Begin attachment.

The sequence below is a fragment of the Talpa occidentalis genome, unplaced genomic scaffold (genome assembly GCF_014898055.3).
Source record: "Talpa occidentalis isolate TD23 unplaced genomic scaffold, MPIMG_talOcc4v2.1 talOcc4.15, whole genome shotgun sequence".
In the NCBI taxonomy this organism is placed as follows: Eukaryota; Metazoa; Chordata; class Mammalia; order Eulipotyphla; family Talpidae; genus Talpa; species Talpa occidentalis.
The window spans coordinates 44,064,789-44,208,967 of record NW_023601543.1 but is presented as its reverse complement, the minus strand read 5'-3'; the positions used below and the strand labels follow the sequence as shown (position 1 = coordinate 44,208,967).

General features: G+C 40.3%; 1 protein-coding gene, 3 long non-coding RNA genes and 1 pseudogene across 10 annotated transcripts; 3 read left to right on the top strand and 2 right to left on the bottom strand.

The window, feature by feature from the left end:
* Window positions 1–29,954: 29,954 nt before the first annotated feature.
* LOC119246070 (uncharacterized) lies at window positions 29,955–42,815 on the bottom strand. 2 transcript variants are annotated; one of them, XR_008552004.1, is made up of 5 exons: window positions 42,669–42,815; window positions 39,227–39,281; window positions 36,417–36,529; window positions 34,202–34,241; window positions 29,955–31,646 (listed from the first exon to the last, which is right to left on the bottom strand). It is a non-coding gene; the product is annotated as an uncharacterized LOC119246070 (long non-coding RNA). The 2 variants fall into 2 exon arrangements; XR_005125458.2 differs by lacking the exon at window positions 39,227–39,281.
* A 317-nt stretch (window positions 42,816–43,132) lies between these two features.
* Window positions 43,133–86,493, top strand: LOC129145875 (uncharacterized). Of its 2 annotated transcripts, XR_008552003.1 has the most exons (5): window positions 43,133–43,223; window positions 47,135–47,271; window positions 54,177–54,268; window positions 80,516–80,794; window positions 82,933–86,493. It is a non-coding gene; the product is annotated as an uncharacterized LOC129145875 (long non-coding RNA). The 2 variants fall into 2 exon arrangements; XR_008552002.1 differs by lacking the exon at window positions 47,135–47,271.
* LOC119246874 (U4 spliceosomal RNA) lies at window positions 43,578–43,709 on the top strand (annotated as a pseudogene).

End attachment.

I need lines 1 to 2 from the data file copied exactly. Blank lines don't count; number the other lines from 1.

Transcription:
The sequence below is a fragment of the Talpa occidentalis genome, unplaced genomic scaffold (genome assembly GCF_014898055.3).
Source record: "Talpa occidentalis isolate TD23 unplaced genomic scaffold, MPIMG_talOcc4v2.1 talOcc4.15, whole genome shotgun sequence".